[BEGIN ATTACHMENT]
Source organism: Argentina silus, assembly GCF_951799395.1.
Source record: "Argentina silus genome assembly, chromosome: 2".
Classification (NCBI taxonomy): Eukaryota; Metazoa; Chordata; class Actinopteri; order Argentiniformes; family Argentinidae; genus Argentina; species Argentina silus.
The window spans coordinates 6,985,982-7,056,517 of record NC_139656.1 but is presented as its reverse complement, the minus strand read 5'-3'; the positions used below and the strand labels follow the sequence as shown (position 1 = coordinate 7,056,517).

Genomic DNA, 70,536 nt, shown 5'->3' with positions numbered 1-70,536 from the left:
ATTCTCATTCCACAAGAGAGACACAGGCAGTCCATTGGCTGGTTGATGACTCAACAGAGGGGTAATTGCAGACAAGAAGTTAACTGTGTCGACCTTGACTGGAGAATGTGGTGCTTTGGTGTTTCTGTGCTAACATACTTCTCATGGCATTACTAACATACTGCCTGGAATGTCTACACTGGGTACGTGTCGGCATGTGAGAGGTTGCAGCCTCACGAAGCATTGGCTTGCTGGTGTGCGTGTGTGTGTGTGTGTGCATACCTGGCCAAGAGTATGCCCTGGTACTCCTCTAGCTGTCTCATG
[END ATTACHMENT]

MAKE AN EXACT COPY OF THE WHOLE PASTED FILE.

Source organism: Argentina silus, assembly GCF_951799395.1.
Source record: "Argentina silus genome assembly, chromosome: 2".
Classification (NCBI taxonomy): Eukaryota; Metazoa; Chordata; class Actinopteri; order Argentiniformes; family Argentinidae; genus Argentina; species Argentina silus.
The window spans coordinates 6,985,982-7,056,517 of record NC_139656.1 but is presented as its reverse complement, the minus strand read 5'-3'; the positions used below and the strand labels follow the sequence as shown (position 1 = coordinate 7,056,517).

Genomic DNA, 70,536 nt, shown 5'->3' with positions numbered 1-70,536 from the left:
ATTCTCATTCCACAAGAGAGACACAGGCAGTCCATTGGCTGGTTGATGACTCAACAGAGGGGTAATTGCAGACAAGAAGTTAACTGTGTCGACCTTGACTGGAGAATGTGGTGCTTTGGTGTTTCTGTGCTAACATACTTCTCATGGCATTACTAACATACTGCCTGGAATGTCTACACTGGGTACGTGTCGGCATGTGAGAGGTTGCAGCCTCACGAAGCATTGGCTTGCTGGTGTGCGTGTGTGTGTGTGTGTGCATACCTGGCCAAGAGTATGCCCTGGTACTCCTCTAGCTGTCTCATG